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What's My Identity?

My desicions that I have made about my online identity for the most part have been to keep a little private. I hear too much about online identity theft where hackers can get into your system and find out who you are with just a little bit of information. I really never have used my real legal name in the past when having to give my name online. I also don't give out my real birthdate, address, or phone number. I think all this is pretty standard now. It's really hard to trust people on the net and it's a wise move not to give out your personal information. I have also recieved very convincing e-mails in the past from Discover Card and other credit card companies claiming I needed to give them my credit card number, name, ss#, etc. It looked very authentic and when I clicked on the site, it looked very similar to the original Discover Card site, however it was a scam and I never did give out any of my information. I don't really log in to any virtual worlds and I don't have any avatars or anything like that. I just don't have time to log in to a virtual world and play online for hours on end, I find human contact more appealing. I think that some people just find that being in the online world is more appealing. In turkle's book, "Life on the Screen," she says, searching for an easy fix, we are eager to believe that the Internet will provide an effective substitute for face-to-face interaction, (Turkle, 236).

Second Life was really new to me. I didn't know anything about it and I never heard anything from it. When exploring the site I noticed it was moving really slow and I had to double and even triple click things just to get around. I did notice that you could buy virtual property and then sell it and make money off of it? People spend a lot of money to build their own virtual house and then sell it for real money? This to me sounds insane. Actually I think the encyclopedia Brittanica should add this to there definition of insanity. I read in "it's not a game article" that One resident, whose avatar is known as Anshe Chung, has become a celebrity of sorts by claiming to have accumulated a real-world net worth of more than $1 million in Second Life real estate. She now employs 30 people in China who build things and otherwise improve the land she buys and develops for resale. (Kirkpatrick, 3). Wow, that's all I can say to that. I believe online communities does however play apart in developing our identites. When we step through the screen into virtual communities, we reconstruct our identites on the other side of the looking glass, (Turkle, 177). I believe that's why so many people make there avatars into fit, dressed well, 20 somethings, instead of there real selves. Turkle also goes to say, play has always been an important aspect of our individual efforts to build identity, (Turkle, 184). Which is basically stating that when we play online, the way we play is apart of our identity building. I am not too familiar with online virtual games however I'm sure that we can make choices as how to play, either we kill an advisary, or leave them alone, or we can talk to them.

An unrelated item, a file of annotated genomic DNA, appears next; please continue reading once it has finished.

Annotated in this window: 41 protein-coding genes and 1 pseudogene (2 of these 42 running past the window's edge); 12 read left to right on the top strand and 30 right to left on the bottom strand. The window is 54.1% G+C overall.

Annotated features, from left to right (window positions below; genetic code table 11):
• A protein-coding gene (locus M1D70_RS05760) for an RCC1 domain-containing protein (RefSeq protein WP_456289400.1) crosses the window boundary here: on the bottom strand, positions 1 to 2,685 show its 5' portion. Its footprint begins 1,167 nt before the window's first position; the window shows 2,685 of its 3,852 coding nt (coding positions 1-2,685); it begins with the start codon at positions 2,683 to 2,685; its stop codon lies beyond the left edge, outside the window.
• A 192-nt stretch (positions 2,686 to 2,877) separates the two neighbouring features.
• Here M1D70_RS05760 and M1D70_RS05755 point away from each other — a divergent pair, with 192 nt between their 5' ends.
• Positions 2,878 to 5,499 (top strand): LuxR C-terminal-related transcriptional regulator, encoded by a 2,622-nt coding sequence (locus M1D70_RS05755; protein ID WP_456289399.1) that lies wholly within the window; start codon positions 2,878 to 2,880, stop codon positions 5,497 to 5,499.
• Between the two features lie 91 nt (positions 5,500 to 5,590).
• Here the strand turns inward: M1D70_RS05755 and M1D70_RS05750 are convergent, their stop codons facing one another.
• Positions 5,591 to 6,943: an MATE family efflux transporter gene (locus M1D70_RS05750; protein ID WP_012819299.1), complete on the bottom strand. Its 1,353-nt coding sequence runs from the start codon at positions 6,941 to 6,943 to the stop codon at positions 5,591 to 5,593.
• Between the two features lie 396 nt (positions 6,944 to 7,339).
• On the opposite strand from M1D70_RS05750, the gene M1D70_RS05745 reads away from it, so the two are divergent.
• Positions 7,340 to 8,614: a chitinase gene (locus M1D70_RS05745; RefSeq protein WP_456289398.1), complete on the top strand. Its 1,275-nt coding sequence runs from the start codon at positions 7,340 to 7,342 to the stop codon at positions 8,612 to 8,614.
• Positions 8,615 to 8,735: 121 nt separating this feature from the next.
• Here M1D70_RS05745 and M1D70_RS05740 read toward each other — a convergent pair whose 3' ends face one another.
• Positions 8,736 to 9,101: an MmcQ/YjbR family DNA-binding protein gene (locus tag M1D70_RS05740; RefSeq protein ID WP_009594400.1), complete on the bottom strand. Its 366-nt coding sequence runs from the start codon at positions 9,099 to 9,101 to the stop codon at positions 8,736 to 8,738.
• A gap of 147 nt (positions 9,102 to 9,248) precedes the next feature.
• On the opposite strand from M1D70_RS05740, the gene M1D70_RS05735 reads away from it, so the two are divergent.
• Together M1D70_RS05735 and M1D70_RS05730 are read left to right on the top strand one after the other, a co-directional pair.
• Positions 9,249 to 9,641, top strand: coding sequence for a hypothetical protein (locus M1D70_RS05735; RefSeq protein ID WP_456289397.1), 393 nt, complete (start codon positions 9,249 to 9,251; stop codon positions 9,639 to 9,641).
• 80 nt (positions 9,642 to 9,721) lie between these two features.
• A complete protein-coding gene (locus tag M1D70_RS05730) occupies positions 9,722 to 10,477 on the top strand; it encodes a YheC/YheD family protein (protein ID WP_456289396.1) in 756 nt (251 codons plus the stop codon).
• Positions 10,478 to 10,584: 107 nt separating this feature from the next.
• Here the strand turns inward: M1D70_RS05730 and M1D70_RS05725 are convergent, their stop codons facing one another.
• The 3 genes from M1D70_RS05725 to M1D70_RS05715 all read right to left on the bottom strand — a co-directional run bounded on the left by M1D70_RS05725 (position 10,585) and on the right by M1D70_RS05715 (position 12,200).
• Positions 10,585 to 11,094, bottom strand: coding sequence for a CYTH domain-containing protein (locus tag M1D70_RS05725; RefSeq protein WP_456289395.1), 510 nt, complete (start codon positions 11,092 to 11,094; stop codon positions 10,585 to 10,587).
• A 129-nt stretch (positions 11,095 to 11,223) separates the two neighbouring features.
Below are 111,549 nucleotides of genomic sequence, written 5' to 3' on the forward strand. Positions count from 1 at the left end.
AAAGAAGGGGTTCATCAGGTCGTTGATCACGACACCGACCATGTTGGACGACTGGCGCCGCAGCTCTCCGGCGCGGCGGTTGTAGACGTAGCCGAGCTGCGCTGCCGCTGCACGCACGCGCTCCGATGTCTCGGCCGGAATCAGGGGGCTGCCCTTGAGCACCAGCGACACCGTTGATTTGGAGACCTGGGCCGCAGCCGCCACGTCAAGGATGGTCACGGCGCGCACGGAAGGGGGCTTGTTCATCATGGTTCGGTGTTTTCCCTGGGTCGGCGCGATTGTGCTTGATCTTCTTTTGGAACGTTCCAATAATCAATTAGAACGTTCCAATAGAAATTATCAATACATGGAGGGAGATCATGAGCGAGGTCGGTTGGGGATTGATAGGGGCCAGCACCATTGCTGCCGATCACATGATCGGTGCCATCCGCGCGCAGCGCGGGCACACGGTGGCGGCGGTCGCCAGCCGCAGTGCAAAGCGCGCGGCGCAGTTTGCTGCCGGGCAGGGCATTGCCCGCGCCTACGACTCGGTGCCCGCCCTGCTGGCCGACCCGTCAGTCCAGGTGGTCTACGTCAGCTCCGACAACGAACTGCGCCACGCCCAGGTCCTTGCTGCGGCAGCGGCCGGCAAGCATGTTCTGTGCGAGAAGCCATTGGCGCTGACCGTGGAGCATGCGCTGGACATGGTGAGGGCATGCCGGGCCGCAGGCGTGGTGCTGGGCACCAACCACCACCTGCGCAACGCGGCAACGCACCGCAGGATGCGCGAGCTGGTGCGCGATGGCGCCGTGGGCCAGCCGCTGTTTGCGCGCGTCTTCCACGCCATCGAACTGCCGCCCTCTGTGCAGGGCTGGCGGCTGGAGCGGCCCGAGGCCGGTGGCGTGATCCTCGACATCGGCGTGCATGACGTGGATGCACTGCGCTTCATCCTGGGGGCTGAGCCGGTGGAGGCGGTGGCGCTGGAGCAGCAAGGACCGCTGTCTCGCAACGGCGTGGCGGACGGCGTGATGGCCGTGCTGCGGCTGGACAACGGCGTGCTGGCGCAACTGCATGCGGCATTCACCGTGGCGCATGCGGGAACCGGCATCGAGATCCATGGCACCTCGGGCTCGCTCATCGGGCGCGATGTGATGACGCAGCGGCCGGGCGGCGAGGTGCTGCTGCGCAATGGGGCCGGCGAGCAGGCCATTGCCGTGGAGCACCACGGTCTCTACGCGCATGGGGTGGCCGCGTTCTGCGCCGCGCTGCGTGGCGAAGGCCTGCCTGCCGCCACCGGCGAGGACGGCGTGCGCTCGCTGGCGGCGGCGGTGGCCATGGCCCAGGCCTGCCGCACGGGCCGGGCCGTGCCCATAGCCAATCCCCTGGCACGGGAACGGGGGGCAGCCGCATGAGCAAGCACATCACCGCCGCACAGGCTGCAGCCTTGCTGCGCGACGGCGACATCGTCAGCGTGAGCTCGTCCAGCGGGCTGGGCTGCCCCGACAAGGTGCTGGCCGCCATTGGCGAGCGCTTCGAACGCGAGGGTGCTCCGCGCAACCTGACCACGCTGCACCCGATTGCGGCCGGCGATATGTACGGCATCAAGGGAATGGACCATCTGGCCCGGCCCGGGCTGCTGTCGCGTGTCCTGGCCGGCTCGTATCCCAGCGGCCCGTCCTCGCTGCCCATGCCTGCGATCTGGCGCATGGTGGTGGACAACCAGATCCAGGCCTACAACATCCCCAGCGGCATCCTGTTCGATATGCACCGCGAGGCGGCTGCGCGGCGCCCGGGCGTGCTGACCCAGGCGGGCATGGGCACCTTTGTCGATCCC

I really enjoyed these readings and really had no idea what Second Life was until well just about 25 minutes ago. It's all really new and interesting to me.


Hi there! I also agree with you-- you have to be careful with the information you are willing to expose to others. When I was younger, I used a disguised name too and now my friends whom I've met online, still call me that because they're so used to it.

Second Life is also new to me, did you sign up? If so, do you plan to use it as a communication source online?

I agree that there is an issue with identity theft and so concealing yourself with these things might be a good idea, however I feel like most identity theft happens when someone emails you (and you might have a name that has nothing to do with your true identity as well)and you send one back with your personal info on it as well and so it is a good idea to watch out for those cases as well. In other words those confusing names and misleading online identities only work if you stay behind them.